University of South Carolina Adds Carolina Script Helmet Logo

“It’s football time in Tennessee.” The famous words of Vol legend John Ward have been in my head all week. The “Voice of the Vols” passed away a few months ago, but he will be on the mind of every Tennessee fan all season.

In the SEC, traditions fade slowly. Before I was a Vol fan, I cheered for my parents’ alma mater, the University of South Carolina. Since before my parents’ days in Columbia, the Gamecocks have worn helmets adorning their iconic “Blocked C” logo.

South Carolina Block C Logo

In 2003, USC registered the “Blocked C” logo as a trademark claiming use back to 1970.

South Carolina Block C Trademark RegistrationThis year, for the first time since 1974, the Gamecocks will wear helmets without the titular bird or “Blocked C” logo. Instead, the boys in garnet and black will be wearing helmets featuring the Carolina script logo.

According to the director of trademarks and licensing for the University, “The ‘Script Carolina Collection’ brings a renewed take on a beloved mark for Gamecocks that want to show their Carolina pride every day.”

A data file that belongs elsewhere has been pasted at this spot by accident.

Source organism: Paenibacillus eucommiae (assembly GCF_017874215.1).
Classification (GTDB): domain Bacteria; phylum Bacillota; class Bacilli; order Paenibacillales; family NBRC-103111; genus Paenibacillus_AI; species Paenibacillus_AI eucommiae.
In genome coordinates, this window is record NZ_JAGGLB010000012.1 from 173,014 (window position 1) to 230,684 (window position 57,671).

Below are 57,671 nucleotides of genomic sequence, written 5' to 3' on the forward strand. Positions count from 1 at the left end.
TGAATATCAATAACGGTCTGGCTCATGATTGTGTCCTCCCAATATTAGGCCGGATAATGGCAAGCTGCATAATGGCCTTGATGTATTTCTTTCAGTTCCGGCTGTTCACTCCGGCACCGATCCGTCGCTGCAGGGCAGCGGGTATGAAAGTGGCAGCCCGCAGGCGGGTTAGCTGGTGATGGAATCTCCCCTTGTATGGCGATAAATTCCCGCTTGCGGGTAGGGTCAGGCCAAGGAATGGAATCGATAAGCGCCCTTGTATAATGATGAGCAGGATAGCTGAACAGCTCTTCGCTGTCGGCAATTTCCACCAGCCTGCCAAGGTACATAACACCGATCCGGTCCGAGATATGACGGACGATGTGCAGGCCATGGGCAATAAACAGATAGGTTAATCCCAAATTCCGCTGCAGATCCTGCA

Despite use of the Carolina script logo, USC has not registered the logo as a trademark or filed an application seeking to register the trademark. One reason the school may not be seeking federal protection for the trademark is because it identifies a known geographic location, South Carolina. If a trademark’s primary significance relates to a place identified in the trademark, it is geographically descriptive and typically cannot be registered on the Principal Register.

For now, the Carolina script logo will not be permanent. If it becomes popular, don’t be surprised to see USC file an application to register the trademark despite its geographic descriptiveness. While geographically descriptive trademarks typically cannot be registered on the Principal Register, if a party can show that such a trademark has become distinctive as applied to that party’s goods or services, it can be registered.

To translate for the non-IP nerds, the more popular a geographically descriptive trademark becomes, the more likely it can be registered on the Principal Register.

But enough about the Gamecocks, let’s get fired up about the Vols with Jon Reed.

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